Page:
Title: Missed By: Snape’s Nightie
Summary: A few weeks after Dumbledore’s death, Remus Lupin vanishes.
Disclaimer: Characters and situations belong to JK Rowling, I am just using them for fun and making no profit.
Era: Post Half-Blood Prince.
Warnings: implied slash, implied het.
Pairings: Not happy-ever-after RL/NT, and a twisted sort of SS/RL.
Rating: U, or G, or basically suitable for all, no violence, just a little Slytherin ruthlessness.
Notes: For the 30 min challenge at Master and the Wolf.
I always write quickly but inaccurately when inspired, so spent thirty minutes getting the words down, then much longer editing. It’s hard to tell precisely as I’m at work and people keep interrupting, dammit!
Tonks blames herself.
They all say she’s wrong, that it’s not her fault, that this kind of thing happens all the time when there’s a war on; but she knows that somehow she is to blame.
She has always been so scatty. Her clumsiness has been the butt of countless jokes from her parents, her school friends, her colleagues. They never seem to mind her occasional moments of incompetence because her intelligence, skill and sense of humour always compensate.
Until now. No amount of wit or hapless charm is going to change the situation this time. She has messed up so badly that she will regret it for the rest of her life.
She has never been good with dates – unable to remember her parents’ birthdays, only recalling her own thanks to some serious reminding spells and the fact that it is 7/3/73. With the upheaval, trauma and panic in the wake of Dumbledore’s death there was no way such a scatterbrain could have remembered the dates of the Full Moon. Especially being barely able to catch more than five minutes alone with Remus every few days as the Order and the Aurors scour the country for the treahcerous Severus Snape, knowing that Voldemort’s reunion with his master poisoner can only mean disaster for the forces of the light.
It is painful for an auror to admit they failed to make a simple deduction, but the sleepless nights and desperate days must have taken their toll on her powers or reasoning. The path her thoughts ought to have taken back then replays endlessly in her devastated mind now that it’s too late. Snape had vanished. He would not make any Wolfsbane for Remus this month. Remus could not afford to buy his own potion. Remus would have to spend this Full Moon locked up and gouging at himself as the wolf sought flesh to rip and wound. He would never mention it to the many who would gladly have given him the money, Harry, Minerva, Tonks herself for Merlin’s sake; choosing instead to feel the physical manifestation of the pain and grief tormenting his mind rather than rely on the charity of his friends.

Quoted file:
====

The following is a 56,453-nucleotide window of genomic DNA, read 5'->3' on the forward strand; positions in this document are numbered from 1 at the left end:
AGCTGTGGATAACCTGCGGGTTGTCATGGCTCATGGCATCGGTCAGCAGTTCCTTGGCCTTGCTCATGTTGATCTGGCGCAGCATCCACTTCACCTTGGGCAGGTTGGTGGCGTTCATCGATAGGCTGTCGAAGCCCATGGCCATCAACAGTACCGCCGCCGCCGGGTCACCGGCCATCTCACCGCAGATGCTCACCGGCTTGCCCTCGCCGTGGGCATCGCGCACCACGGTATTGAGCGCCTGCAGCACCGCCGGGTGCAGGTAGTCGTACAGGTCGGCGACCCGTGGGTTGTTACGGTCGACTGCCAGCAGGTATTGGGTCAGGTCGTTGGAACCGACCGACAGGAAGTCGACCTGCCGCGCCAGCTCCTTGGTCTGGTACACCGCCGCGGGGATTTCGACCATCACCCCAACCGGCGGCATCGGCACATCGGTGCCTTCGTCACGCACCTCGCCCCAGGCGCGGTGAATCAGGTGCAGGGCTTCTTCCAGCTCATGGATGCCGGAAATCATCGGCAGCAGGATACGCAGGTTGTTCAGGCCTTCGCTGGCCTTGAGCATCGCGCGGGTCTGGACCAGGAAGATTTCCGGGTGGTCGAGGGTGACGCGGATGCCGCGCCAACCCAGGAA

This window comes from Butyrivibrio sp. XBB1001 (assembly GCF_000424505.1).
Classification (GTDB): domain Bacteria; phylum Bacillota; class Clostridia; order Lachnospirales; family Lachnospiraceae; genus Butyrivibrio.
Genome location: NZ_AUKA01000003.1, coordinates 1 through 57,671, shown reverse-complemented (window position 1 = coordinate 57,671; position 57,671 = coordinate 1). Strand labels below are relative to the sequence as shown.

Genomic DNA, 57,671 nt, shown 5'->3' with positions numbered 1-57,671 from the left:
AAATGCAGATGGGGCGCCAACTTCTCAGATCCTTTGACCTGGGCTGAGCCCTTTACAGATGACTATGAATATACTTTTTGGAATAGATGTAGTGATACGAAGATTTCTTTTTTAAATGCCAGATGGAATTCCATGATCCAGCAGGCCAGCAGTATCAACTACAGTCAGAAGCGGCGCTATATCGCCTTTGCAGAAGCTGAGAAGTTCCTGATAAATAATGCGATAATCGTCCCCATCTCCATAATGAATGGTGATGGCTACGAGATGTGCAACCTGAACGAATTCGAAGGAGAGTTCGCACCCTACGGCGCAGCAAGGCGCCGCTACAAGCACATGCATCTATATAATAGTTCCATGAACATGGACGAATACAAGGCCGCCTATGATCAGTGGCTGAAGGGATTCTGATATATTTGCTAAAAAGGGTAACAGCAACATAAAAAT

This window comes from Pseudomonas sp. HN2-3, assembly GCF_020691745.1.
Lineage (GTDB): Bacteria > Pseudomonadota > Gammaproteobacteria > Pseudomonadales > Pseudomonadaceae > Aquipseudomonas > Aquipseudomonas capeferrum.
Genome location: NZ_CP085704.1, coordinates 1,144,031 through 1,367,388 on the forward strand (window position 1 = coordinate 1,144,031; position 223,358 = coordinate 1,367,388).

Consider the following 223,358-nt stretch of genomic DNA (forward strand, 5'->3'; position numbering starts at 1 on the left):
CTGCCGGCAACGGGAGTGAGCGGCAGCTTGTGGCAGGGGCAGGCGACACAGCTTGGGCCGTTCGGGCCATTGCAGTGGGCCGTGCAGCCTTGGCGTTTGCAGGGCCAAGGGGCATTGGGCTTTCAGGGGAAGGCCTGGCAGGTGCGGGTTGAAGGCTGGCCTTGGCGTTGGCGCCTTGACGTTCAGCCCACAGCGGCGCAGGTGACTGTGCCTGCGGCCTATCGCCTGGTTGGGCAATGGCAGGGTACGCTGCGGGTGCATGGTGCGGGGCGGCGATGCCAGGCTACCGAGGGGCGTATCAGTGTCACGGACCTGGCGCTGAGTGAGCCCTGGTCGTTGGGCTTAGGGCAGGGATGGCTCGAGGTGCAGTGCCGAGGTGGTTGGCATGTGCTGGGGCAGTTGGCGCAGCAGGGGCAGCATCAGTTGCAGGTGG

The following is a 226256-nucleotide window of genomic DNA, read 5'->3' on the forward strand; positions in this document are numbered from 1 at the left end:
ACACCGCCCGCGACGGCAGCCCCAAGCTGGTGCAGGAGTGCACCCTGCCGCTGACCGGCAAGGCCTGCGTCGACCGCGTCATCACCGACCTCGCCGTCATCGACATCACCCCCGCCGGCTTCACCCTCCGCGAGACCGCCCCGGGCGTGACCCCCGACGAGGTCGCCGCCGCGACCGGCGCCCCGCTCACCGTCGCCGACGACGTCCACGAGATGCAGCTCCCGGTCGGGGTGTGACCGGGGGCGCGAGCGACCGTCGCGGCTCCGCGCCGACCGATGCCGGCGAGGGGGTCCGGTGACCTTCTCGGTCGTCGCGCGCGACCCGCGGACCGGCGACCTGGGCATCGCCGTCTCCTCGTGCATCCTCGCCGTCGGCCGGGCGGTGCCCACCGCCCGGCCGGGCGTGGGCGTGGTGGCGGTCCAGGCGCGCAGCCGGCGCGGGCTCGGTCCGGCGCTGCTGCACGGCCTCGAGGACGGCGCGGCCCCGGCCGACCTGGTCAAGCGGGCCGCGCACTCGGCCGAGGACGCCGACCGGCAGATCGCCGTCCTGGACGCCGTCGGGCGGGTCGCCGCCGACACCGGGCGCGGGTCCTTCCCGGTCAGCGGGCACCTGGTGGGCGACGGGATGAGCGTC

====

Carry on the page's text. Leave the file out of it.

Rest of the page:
Some girlfriend she is! She smacks her forehead against the window frame again, cursing her stupidity. It was only an offhand leering comment about the ‘time of the month’ from Mad-Eye which made her realise and flee to the scruffy Edinburgh terrace Remus had rented since resigning from Hogwarts, dreading what she might find.
Expecting the chaos caused by a tormented wild animal imprisoned indoors, she was taken aback to find the house neat and tidy. Old, worn and threadbare perhaps, but clean and well cared for. Not so much as a cushion was out of place on the cheap sofa – in fact, everything was in its place with one exception.
Remus was nowhere to be found.
Almost three weeks have passed since that horrible day, yet there has been no sign of him. Harry is furious, Moody is pessimistic, the Ministry is expressing concern about a ‘loose werewolf’, as though gentle, beautiful Remus were some kind of crazed beast presenting a public danger. Molly took her aside and advised her with great kindness to prepare for the worst.
Tonks wonders what could be worse than this. Not knowing what happened is only half of the agony; knowing that she could have prevented it, whatever ‘it’ may be, is slowly breaking her heart.
Remus blames himself.
This awful situation is entirely his own fault and he has got what he deserves.
It was his selfish, masochistic streak which stopped him from telling anyone about his predicament. He thought that with Dumbledore gone, there could be no hope for the defeat of Voldemort, that all their struggles over the past twenty years, all the death and suffering had been in vain. He wanted to hurt, needed to hurt, to somehow atone for the fact that yet another person he cared about had died while he, the cursed one, the hopeless one, had been allowed to survive.
Besides, everyone had more important things on their minds than his condition. He may never get his hands on the expensive potion ever again. It would do him good to get used to the damage which the wolf inflicted on itself.